Referring to the drawings, a first lever 1 and a second lever 2 are pivotally connected to each other through a pin 3. Front ends of the levers 1 and 2, i.e., the ends which are adjacent to the paper stack to be bound, provide an upper jaw 1a and a lower jaw 2a, respectively, while the rear ends of levers 1 and 2 form upper handle portion 2b and lower handle portion 1b, respectively. A hand-held stapler 4 is placed between the upper jaw la and lower jaw 2a. The front lower edge 4a of the stapler 4 abuts a projection 2c provided on the lower jaw 2a. Thus, the projection 2c serves as a stopper which prevents the stapler 4 from coming off the stapler assistor in the forward direction.
A staple remover 4b, which is formed on the rear end of the stapler 4, is received in a small slit 2d which is formed in the rear end of the lower jaw 2a. Stapler 4 is thereby prevented from moving towards the lower handle portion 1b, and the upper handle portion 2b, as well as from moving up and down and to the left and right.
A jaw opening limiting abutment 2e, which acts between the levers 2 and 1, limits the maximum jaw opening, i.e., the space formed between upper jaw 1a and lower jaw 2a, to a level smaller than that of the stapler 4. Consequently, the upper and lower outer surfaces of the stapler 4 are pressed at moderate pressure to the inner surfaces of the upper jaw 1a and lower jaw 2a of the stapler assistor by the force produced by a return spring incorporated within the stapler. Thus, the stapler 4 is securely held in the stapler assistor without any free play.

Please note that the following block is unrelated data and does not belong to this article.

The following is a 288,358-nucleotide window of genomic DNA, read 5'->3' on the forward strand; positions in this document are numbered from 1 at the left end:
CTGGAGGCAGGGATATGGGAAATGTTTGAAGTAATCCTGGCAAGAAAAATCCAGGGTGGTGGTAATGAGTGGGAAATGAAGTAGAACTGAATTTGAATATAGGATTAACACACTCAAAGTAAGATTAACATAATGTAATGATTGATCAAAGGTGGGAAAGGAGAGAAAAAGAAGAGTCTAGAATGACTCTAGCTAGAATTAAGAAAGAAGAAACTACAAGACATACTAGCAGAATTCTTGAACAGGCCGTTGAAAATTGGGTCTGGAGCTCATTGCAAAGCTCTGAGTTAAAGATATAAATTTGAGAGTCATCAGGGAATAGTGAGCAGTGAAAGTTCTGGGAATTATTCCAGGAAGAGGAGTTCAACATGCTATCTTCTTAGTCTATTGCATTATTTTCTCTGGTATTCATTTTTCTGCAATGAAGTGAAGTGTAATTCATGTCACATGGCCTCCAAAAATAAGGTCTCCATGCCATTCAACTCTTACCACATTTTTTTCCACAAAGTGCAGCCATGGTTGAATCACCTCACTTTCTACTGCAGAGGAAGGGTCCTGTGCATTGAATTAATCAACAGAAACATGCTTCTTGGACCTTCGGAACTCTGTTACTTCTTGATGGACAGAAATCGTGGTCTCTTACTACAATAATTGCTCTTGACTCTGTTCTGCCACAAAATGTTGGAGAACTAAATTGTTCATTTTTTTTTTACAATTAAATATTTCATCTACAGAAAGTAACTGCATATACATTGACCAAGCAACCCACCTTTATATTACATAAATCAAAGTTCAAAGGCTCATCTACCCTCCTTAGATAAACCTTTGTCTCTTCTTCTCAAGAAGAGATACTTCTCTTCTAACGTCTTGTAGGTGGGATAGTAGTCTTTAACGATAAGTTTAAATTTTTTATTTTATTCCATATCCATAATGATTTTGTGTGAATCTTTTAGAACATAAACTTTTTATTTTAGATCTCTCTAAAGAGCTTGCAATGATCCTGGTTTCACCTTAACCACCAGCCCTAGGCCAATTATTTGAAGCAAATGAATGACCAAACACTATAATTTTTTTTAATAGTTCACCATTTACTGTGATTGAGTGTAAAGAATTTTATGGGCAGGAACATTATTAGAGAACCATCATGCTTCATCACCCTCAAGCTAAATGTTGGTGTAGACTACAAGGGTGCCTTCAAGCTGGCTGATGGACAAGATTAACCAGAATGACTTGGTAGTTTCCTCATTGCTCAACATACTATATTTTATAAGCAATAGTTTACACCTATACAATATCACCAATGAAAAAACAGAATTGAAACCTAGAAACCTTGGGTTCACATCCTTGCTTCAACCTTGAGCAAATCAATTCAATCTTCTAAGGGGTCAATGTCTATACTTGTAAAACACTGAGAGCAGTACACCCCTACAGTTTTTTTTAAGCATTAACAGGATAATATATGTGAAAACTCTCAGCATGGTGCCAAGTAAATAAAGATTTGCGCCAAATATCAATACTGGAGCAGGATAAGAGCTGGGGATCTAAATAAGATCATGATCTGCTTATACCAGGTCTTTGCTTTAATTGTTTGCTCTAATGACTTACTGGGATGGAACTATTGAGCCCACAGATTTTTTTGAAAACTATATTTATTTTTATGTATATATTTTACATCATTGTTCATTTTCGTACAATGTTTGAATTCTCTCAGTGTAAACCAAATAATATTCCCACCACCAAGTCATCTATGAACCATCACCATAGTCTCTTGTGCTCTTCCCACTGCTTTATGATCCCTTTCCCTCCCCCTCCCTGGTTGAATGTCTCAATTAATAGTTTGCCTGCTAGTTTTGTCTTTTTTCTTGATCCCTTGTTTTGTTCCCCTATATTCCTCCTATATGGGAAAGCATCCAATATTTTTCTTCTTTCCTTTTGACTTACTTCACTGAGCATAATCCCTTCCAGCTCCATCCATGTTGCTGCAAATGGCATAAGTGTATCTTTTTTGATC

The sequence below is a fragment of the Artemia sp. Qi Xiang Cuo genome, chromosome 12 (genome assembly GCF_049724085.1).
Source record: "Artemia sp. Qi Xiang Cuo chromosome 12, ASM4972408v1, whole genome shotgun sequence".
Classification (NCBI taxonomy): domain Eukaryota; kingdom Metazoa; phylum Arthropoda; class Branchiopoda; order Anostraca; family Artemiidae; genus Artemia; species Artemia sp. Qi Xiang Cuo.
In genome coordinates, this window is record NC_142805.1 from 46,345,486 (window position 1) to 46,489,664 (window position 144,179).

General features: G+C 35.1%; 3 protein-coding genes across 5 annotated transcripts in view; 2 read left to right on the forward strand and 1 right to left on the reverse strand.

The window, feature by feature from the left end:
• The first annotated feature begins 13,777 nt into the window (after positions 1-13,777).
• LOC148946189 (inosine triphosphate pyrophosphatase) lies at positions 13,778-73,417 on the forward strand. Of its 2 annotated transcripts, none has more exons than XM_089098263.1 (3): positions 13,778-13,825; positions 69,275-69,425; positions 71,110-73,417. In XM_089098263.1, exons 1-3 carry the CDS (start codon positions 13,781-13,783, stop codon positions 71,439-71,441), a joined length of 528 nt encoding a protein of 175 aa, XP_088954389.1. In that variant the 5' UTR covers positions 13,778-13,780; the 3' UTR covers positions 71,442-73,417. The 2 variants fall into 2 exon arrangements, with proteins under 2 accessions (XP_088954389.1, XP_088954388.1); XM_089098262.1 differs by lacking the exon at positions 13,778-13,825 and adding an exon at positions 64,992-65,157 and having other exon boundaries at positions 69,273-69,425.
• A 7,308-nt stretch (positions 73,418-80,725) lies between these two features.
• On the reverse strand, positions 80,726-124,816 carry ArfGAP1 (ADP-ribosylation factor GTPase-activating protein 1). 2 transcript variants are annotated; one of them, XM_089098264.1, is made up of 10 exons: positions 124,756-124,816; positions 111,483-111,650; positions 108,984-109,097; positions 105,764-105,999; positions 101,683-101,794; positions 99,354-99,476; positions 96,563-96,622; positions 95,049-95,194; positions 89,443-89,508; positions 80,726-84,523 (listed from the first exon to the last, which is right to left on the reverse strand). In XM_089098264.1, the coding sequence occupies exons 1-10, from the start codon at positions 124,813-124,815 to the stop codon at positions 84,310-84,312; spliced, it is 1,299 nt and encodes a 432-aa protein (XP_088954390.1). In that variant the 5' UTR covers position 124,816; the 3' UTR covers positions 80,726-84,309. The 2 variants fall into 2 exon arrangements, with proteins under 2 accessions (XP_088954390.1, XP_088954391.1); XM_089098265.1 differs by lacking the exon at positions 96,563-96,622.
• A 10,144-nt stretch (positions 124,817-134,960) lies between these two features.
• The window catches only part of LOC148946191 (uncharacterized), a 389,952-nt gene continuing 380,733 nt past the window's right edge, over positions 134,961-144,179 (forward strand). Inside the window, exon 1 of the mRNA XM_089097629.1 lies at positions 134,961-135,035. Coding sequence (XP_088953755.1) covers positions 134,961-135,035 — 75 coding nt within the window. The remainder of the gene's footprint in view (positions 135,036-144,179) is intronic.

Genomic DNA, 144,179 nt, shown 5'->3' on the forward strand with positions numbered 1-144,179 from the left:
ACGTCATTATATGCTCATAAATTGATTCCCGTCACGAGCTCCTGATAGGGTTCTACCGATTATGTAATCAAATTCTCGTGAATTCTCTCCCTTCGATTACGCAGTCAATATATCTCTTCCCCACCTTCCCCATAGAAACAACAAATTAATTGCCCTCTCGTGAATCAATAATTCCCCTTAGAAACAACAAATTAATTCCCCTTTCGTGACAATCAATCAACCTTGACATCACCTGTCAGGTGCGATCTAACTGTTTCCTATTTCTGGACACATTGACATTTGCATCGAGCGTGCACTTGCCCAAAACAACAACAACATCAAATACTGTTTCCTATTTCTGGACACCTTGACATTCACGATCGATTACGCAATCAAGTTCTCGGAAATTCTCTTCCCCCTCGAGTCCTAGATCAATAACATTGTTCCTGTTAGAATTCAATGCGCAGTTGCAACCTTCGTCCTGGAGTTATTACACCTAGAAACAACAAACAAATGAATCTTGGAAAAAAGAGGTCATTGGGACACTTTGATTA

A cover member 5, having an aperture 5a configured to fit a user's hand, is secured to the lower handle portion 1b and fixed thereto by a stopper screw 5b. The position of the cover member 5 is adjustable in the longitudinal direction along the lower handle portion Ib so as to allow the gripping condition to be adjusted in accordance with the size of the user's hand.
The upper jaw 1a is provided with lateral walls or protrusions 1c which abut both sides of the stapler 4, thereby preventing the stapler 4 from moving laterally. Such protrusions, however, may be provided on the lower jaw 2a, provided that the height of such protrusions is less than the height of the lower jaw of the stapler 4 so as to prevent any interference between the protrusions and the papers to be bound.
A coiled return spring 7 is disposed to act between upper handle portion 2b and lower handle portion 1b so as to bias them in an opened position at a constant force. The coiled return spring 7 thereby ensures the stapler assistor is reset during use.